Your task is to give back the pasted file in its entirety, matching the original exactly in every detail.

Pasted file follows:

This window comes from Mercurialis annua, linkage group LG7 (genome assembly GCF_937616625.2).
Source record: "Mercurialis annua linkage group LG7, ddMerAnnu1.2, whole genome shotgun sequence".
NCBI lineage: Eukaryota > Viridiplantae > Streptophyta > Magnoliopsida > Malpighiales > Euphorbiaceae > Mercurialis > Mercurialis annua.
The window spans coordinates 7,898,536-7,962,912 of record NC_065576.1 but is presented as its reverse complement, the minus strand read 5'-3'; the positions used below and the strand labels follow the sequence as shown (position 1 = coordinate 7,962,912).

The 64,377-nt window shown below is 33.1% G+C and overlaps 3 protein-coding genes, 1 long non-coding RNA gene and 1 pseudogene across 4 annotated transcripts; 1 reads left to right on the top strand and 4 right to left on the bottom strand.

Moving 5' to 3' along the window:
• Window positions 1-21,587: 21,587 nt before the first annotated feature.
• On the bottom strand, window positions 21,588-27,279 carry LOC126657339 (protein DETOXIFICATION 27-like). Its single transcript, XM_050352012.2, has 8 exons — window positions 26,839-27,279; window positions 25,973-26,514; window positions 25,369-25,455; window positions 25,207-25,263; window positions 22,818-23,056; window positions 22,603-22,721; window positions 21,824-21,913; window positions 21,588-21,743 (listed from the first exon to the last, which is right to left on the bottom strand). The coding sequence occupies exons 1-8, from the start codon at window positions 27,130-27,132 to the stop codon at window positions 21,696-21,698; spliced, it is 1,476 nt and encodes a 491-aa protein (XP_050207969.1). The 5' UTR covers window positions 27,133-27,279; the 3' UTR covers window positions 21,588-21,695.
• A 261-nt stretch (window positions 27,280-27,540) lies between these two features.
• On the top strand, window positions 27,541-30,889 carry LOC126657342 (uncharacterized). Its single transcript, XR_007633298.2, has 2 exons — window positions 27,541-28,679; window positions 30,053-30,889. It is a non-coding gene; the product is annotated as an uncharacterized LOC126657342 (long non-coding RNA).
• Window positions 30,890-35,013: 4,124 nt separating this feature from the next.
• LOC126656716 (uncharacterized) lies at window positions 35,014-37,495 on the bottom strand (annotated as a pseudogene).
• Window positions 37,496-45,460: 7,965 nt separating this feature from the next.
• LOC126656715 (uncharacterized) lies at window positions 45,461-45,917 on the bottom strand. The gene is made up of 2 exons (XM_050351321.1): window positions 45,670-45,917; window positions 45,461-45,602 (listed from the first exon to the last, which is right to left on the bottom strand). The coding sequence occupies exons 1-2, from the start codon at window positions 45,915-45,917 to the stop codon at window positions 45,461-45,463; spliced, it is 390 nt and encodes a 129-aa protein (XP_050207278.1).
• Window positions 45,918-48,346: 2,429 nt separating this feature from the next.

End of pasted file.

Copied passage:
This window comes from Mercurialis annua, linkage group LG7 (genome assembly GCF_937616625.2).
Source record: "Mercurialis annua linkage group LG7, ddMerAnnu1.2, whole genome shotgun sequence".
NCBI lineage: Eukaryota > Viridiplantae > Streptophyta > Magnoliopsida > Malpighiales > Euphorbiaceae > Mercurialis > Mercurialis annua.
The window spans coordinates 7,898,536-7,962,912 of record NC_065576.1 but is presented as its reverse complement, the minus strand read 5'-3'; the positions used below and the strand labels follow the sequence as shown (position 1 = coordinate 7,962,912).

The 64,377-nt window shown below is 33.1% G+C and overlaps 3 protein-coding genes, 1 long non-coding RNA gene and 1 pseudogene across 4 annotated transcripts; 1 reads left to right on the top strand and 4 right to left on the bottom strand.

Moving 5' to 3' along the window:
• Window positions 1-21,587: 21,587 nt before the first annotated feature.
• On the bottom strand, window positions 21,588-27,279 carry LOC126657339 (protein DETOXIFICATION 27-like). Its single transcript, XM_050352012.2, has 8 exons — window positions 26,839-27,279; window positions 25,973-26,514; window positions 25,369-25,455; window positions 25,207-25,263; window positions 22,818-23,056; window positions 22,603-22,721; window positions 21,824-21,913; window positions 21,588-21,743 (listed from the first exon to the last, which is right to left on the bottom strand). The coding sequence occupies exons 1-8, from the start codon at window positions 27,130-27,132 to the stop codon at window positions 21,696-21,698; spliced, it is 1,476 nt and encodes a 491-aa protein (XP_050207969.1). The 5' UTR covers window positions 27,133-27,279; the 3' UTR covers window positions 21,588-21,695.
• A 261-nt stretch (window positions 27,280-27,540) lies between these two features.
• On the top strand, window positions 27,541-30,889 carry LOC126657342 (uncharacterized). Its single transcript, XR_007633298.2, has 2 exons — window positions 27,541-28,679; window positions 30,053-30,889. It is a non-coding gene; the product is annotated as an uncharacterized LOC126657342 (long non-coding RNA).
• Window positions 30,890-35,013: 4,124 nt separating this feature from the next.
• LOC126656716 (uncharacterized) lies at window positions 35,014-37,495 on the bottom strand (annotated as a pseudogene).
• Window positions 37,496-45,460: 7,965 nt separating this feature from the next.
• LOC126656715 (uncharacterized) lies at window positions 45,461-45,917 on the bottom strand. The gene is made up of 2 exons (XM_050351321.1): window positions 45,670-45,917; window positions 45,461-45,602 (listed from the first exon to the last, which is right to left on the bottom strand). The coding sequence occupies exons 1-2, from the start codon at window positions 45,915-45,917 to the stop codon at window positions 45,461-45,463; spliced, it is 390 nt and encodes a 129-aa protein (XP_050207278.1).
• Window positions 45,918-48,346: 2,429 nt separating this feature from the next.